Mexico: Difficulties of Ministry in a Drug Culture

L-r: Isaac Nugent (Jamaica), Denis Casco (Mexico), and Ajiax Wo (Hong Kong).

L-r: Isaac Nugent (Jamaica), Denis Casco (Mexico), and Ajiax Wo (Hong Kong).

Some of the United Brethren churches in Mexico are in El Paso, Texas, and Juarez, Mexico, two cities which face each other across the Texas border. Denis Casco, Bishop of Mexico Conference, says this work is much different from the work done in central Mexico, because of the drug problems.

“In this area, 30-40 people die every day, including some people from our churches,” he told the General Conference delegates in January. “It’s a very dangerous area.”

He mentioned three difficult situations:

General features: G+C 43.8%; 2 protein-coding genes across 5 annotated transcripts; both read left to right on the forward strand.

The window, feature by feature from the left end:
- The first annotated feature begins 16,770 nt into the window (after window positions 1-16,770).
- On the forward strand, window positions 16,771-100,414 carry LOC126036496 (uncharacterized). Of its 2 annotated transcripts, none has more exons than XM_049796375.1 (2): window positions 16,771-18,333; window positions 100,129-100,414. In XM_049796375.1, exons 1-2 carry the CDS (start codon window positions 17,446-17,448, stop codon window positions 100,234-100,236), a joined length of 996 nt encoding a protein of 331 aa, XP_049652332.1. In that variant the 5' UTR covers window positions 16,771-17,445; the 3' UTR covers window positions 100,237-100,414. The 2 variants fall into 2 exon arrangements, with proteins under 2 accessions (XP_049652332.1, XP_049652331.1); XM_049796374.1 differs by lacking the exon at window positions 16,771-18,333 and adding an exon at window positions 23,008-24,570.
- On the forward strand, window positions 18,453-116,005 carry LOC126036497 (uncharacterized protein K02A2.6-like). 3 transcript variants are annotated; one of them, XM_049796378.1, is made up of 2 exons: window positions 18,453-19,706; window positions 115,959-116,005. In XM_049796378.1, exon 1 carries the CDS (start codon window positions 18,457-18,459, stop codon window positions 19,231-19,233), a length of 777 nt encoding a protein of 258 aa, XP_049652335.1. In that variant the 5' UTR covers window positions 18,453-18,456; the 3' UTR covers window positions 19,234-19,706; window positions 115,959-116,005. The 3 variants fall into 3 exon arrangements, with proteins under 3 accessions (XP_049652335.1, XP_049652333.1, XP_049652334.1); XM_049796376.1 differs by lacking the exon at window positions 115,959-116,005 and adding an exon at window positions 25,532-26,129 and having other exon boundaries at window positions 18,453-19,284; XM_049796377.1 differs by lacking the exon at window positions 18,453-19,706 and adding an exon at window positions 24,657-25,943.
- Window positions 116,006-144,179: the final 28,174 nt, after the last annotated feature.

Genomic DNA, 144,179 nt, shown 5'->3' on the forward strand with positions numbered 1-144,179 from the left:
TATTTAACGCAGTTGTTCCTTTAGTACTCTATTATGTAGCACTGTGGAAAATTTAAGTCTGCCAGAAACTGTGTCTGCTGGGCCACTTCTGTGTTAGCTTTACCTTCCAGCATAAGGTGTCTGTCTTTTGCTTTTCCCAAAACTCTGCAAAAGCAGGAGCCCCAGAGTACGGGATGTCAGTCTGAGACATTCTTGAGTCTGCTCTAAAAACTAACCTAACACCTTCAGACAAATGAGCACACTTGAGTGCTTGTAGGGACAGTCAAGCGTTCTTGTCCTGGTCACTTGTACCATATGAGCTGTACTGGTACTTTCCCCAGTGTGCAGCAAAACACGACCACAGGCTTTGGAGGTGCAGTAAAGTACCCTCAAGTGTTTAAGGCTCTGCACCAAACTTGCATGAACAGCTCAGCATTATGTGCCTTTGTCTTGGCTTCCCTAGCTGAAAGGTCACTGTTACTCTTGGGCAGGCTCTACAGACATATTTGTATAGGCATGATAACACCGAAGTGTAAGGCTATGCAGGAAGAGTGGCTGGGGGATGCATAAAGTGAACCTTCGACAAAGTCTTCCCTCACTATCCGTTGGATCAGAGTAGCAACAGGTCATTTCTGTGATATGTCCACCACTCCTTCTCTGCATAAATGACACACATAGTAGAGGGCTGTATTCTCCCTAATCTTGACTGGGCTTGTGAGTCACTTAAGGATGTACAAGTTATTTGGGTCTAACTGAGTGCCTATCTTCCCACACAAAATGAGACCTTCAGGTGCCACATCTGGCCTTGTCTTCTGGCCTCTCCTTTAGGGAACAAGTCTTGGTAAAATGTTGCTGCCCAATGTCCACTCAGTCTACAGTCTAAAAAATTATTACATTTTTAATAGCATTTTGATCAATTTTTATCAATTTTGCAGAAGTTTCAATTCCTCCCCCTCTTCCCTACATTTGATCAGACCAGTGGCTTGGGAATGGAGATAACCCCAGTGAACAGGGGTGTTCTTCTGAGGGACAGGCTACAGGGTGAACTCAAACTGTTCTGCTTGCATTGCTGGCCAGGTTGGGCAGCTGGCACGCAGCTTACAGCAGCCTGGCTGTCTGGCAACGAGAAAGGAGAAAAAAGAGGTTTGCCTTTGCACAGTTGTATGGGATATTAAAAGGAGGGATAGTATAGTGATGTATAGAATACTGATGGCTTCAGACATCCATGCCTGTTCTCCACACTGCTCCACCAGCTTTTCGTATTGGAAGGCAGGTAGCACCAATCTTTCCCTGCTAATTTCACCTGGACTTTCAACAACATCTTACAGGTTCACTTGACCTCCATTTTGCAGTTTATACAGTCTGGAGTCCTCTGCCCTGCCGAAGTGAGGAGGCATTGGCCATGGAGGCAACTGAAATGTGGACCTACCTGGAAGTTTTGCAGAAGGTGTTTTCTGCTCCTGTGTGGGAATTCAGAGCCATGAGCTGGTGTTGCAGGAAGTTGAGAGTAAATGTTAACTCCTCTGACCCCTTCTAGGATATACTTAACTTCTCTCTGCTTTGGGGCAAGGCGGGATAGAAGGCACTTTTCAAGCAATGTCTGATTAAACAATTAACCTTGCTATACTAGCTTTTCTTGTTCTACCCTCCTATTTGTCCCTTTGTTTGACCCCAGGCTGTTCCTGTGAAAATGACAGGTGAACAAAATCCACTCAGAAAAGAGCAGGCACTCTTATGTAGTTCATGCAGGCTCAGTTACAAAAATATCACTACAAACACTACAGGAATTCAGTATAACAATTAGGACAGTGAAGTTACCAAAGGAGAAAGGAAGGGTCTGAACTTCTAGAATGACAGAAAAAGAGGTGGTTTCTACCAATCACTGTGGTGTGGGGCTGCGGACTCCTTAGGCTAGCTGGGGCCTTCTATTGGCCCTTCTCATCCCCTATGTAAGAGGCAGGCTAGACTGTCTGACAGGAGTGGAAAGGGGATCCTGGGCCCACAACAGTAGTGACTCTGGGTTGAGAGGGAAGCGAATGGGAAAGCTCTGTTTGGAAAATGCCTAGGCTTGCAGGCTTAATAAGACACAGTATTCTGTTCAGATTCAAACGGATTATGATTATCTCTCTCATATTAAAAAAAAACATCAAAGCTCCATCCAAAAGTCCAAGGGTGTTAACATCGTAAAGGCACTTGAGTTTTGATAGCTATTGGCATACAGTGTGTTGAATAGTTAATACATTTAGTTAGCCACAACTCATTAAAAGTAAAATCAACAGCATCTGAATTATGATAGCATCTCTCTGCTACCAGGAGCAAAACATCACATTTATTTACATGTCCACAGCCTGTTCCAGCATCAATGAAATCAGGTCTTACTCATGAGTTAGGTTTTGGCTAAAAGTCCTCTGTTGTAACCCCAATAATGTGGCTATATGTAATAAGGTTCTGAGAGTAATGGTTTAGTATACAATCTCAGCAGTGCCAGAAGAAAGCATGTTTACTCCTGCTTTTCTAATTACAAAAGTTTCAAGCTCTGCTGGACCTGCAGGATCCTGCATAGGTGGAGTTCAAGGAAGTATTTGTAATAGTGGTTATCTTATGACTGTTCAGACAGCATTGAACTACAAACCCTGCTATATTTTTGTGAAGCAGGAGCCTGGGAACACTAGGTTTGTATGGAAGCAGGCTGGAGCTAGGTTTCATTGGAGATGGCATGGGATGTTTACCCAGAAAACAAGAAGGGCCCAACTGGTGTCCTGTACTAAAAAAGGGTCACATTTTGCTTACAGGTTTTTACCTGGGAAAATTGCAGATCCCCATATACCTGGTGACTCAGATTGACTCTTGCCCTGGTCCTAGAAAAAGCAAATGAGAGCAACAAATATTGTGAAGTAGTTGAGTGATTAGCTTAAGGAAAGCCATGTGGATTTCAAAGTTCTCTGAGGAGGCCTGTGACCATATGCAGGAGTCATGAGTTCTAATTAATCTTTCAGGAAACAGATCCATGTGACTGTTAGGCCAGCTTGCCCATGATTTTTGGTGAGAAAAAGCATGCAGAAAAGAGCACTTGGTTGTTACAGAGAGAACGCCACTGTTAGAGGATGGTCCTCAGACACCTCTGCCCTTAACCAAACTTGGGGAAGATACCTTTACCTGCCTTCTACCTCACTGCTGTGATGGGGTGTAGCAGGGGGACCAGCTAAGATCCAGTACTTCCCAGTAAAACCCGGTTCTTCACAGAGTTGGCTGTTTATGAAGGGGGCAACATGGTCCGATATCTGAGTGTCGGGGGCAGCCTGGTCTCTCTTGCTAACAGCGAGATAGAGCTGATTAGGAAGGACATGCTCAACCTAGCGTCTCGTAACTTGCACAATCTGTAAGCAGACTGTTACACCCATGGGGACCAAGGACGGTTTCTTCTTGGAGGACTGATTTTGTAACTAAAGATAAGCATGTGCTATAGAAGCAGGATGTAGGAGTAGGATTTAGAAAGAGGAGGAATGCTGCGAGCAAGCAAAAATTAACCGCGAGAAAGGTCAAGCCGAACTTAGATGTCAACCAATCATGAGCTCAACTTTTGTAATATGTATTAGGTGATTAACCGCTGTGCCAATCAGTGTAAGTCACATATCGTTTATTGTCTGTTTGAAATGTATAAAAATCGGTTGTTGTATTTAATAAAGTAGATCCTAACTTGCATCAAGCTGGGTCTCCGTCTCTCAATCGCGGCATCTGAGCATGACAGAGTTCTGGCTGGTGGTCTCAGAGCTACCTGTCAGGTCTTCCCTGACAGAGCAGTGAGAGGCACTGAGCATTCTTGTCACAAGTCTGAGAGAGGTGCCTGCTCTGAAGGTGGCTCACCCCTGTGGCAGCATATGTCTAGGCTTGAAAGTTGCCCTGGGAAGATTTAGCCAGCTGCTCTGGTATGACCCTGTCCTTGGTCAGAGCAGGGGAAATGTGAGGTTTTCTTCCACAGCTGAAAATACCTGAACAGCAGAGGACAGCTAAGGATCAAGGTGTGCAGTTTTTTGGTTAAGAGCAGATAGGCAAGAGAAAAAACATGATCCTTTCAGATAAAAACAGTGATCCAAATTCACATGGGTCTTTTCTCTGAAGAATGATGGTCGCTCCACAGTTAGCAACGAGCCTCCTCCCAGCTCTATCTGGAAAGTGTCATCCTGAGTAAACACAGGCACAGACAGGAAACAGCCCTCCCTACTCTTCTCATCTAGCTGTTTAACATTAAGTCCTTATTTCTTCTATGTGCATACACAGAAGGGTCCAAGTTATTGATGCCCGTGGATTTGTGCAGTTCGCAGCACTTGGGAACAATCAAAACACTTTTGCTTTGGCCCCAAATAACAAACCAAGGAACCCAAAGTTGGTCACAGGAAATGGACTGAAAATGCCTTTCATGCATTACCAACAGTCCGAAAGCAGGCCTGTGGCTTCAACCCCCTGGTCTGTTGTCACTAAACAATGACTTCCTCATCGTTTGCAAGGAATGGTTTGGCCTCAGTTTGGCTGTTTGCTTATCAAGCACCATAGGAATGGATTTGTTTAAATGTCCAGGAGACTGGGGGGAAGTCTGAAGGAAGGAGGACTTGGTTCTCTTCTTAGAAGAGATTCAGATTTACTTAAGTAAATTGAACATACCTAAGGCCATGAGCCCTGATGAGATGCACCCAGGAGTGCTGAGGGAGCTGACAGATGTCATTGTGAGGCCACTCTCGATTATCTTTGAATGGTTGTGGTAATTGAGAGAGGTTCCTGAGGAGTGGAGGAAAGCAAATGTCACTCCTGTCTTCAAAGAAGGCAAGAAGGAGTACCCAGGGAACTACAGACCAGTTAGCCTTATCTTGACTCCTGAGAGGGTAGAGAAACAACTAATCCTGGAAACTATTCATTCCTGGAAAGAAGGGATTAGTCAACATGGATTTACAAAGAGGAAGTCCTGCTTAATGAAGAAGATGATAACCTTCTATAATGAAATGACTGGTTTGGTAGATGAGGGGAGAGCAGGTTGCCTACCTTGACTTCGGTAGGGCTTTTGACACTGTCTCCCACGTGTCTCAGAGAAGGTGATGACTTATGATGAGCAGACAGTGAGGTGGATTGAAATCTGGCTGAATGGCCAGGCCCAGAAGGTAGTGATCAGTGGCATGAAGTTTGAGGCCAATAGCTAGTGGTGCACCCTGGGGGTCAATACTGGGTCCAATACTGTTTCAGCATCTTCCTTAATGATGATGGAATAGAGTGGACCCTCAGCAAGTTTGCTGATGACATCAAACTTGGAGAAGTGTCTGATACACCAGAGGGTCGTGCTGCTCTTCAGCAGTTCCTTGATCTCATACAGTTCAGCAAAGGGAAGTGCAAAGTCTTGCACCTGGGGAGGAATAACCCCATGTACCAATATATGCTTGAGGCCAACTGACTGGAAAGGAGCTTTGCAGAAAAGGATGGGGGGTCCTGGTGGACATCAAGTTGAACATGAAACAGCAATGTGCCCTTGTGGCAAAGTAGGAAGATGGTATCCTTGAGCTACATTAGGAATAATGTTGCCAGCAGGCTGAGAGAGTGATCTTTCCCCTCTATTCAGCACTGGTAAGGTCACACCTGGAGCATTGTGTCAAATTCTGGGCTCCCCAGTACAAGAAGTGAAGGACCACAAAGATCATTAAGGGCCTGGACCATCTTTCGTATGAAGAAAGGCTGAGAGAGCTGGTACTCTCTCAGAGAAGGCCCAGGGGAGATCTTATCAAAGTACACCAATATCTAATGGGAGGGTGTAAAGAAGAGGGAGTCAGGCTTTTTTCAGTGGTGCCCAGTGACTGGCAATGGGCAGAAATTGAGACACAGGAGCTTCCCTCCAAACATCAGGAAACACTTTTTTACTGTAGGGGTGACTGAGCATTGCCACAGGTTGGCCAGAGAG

1. The son of one of his pastors sits in an Indiana federal prison for distributing drugs for a Juarez organization.
  2. A 16-year-old girl from one of the churches was arrested for carrying 120 pounds of marijuana in a backpack.
  3. One of his pastors in El Paso, who often provided transportation for Denis back and forth across the border, always told US immigration officials he was a US citizen. But one day he called Denis from a Phoenix jail cell. He didn’t have legal documents, and finally got caught.

Denis says, “To protect myself, I usually take a taxi from El Paso to the border and walk across. I do the same on my way back. I want to protect my life and reputation, but I cannot abandon this area.”

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